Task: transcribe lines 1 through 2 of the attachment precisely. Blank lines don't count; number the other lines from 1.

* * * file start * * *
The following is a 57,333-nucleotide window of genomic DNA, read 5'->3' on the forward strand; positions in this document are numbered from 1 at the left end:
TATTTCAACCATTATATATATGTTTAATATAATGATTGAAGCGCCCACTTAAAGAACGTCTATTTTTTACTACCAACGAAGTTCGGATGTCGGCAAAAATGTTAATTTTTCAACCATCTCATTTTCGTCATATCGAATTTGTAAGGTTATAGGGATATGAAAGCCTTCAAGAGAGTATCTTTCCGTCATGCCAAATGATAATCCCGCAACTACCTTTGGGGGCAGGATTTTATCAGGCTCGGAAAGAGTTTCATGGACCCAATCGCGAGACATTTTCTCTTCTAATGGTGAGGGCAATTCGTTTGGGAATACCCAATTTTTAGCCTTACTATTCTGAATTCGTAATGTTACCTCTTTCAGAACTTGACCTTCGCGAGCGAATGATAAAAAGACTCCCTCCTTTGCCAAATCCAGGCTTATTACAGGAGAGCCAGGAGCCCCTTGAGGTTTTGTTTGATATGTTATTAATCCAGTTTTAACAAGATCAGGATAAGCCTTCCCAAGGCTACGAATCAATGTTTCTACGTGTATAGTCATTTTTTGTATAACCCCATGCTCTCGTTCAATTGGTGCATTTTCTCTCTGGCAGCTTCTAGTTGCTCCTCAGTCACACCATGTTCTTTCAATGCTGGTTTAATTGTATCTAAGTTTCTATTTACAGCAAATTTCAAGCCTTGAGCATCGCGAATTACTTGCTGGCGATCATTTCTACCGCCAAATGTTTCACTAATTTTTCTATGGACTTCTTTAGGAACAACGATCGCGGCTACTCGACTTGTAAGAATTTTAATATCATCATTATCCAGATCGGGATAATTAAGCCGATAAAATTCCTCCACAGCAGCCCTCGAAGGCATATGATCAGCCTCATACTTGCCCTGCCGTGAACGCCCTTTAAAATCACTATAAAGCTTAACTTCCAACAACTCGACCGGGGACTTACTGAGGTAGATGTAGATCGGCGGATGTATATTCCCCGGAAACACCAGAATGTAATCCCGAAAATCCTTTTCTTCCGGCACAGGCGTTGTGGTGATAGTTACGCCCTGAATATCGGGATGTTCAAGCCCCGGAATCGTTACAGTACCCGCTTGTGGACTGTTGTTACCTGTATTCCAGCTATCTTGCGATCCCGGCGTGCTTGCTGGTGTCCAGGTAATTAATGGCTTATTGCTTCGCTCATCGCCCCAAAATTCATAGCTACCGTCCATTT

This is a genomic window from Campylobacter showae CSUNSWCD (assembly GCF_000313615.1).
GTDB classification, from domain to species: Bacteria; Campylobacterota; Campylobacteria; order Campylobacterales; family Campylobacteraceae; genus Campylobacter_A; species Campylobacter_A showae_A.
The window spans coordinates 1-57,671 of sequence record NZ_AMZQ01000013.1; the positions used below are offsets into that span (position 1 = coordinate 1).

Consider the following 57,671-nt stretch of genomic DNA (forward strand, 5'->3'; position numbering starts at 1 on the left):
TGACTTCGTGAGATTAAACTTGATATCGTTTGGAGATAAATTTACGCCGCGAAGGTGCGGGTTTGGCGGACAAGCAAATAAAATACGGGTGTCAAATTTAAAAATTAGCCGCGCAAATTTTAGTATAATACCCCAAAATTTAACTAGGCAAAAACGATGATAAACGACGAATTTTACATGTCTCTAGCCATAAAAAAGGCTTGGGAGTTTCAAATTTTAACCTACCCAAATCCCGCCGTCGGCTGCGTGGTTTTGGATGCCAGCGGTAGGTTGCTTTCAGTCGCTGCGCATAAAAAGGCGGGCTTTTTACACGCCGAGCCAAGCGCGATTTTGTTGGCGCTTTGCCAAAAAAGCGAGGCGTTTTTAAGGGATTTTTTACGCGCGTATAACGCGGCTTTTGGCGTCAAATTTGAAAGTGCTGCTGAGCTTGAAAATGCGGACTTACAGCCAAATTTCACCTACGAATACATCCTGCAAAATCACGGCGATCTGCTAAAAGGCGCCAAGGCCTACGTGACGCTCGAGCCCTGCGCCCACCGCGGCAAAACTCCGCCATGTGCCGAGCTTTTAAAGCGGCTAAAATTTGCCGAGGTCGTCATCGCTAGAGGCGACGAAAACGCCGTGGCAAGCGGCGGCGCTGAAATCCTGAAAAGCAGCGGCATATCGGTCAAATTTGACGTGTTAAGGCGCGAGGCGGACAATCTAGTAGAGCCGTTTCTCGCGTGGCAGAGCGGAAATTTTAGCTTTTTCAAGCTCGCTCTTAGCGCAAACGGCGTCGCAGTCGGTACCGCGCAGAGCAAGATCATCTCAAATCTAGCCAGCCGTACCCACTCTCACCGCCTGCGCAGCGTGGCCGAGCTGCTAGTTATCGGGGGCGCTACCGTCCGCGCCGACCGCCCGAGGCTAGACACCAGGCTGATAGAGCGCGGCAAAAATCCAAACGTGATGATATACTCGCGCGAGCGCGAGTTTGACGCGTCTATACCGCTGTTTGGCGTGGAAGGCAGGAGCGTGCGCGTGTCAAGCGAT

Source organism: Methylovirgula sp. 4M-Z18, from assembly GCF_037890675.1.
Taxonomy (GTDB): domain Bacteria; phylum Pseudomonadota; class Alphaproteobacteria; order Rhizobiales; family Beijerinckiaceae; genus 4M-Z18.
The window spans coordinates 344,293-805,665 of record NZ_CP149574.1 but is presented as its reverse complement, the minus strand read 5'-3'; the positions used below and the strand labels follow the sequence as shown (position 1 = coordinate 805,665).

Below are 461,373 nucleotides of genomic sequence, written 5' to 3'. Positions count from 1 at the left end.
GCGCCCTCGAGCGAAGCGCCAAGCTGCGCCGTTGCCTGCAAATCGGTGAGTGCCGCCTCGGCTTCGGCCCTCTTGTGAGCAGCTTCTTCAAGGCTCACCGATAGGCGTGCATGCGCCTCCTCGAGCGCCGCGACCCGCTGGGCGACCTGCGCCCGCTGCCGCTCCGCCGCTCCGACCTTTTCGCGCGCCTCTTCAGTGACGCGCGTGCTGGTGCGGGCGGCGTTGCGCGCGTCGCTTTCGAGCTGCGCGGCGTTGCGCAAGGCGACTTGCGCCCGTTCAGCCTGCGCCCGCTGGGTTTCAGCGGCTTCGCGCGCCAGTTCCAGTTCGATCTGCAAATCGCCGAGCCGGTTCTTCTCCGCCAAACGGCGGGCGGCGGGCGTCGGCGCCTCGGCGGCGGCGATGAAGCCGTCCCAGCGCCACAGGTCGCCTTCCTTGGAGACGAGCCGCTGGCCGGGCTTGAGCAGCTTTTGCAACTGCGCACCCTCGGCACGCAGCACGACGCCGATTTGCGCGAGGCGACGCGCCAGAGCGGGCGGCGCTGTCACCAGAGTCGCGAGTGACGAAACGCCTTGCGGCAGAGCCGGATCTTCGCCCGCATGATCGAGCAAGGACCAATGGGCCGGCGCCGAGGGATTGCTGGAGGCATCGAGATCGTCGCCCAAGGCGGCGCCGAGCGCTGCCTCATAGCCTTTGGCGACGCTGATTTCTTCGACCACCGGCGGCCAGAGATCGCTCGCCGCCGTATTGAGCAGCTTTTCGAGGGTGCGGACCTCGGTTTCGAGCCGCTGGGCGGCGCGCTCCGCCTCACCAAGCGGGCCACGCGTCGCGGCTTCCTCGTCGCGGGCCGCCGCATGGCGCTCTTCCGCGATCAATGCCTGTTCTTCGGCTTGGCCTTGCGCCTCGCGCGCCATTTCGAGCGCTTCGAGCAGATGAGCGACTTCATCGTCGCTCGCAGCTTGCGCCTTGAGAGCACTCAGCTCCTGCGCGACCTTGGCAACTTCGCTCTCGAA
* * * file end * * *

The following is a 57,333-nucleotide window of genomic DNA, read 5'->3' on the forward strand; positions in this document are numbered from 1 at the left end:
TATTTCAACCATTATATATATGTTTAATATAATGATTGAAGCGCCCACTTAAAGAACGTCTATTTTTTACTACCAACGAAGTTCGGATGTCGGCAAAAATGTTAATTTTTCAACCATCTCATTTTCGTCATATCGAATTTGTAAGGTTATAGGGATATGAAAGCCTTCAAGAGAGTATCTTTCCGTCATGCCAAATGATAATCCCGCAACTACCTTTGGGGGCAGGATTTTATCAGGCTCGGAAAGAGTTTCATGGACCCAATCGCGAGACATTTTCTCTTCTAATGGTGAGGGCAATTCGTTTGGGAATACCCAATTTTTAGCCTTACTATTCTGAATTCGTAATGTTACCTCTTTCAGAACTTGACCTTCGCGAGCGAATGATAAAAAGACTCCCTCCTTTGCCAAATCCAGGCTTATTACAGGAGAGCCAGGAGCCCCTTGAGGTTTTGTTTGATATGTTATTAATCCAGTTTTAACAAGATCAGGATAAGCCTTCCCAAGGCTACGAATCAATGTTTCTACGTGTATAGTCATTTTTTGTATAACCCCATGCTCTCGTTCAATTGGTGCATTTTCTCTCTGGCAGCTTCTAGTTGCTCCTCAGTCACACCATGTTCTTTCAATGCTGGTTTAATTGTATCTAAGTTTCTATTTACAGCAAATTTCAAGCCTTGAGCATCGCGAATTACTTGCTGGCGATCATTTCTACCGCCAAATGTTTCACTAATTTTTCTATGGACTTCTTTAGGAACAACGATCGCGGCTACTCGACTTGTAAGAATTTTAATATCATCATTATCCAGATCGGGATAATTAAGCCGATAAAATTCCTCCACAGCAGCCCTCGAAGGCATATGATCAGCCTCATACTTGCCCTGCCGTGAACGCCCTTTAAAATCACTATAAAGCTTAACTTCCAACAACTCGACCGGGGACTTACTGAGGTAGATGTAGATCGGCGGATGTATATTCCCCGGAAACACCAGAATGTAATCCCGAAAATCCTTTTCTTCCGGCACAGGCGTTGTGGTGATAGTTACGCCCTGAATATCGGGATGTTCAAGCCCCGGAATCGTTACAGTACCCGCTTGTGGACTGTTGTTACCTGTATTCCAGCTATCTTGCGATCCCGGCGTGCTTGCTGGTGTCCAGGTAATTAATGGCTTATTGCTTCGCTCATCGCCCCAAAATTCATAGCTACCGTCCATTT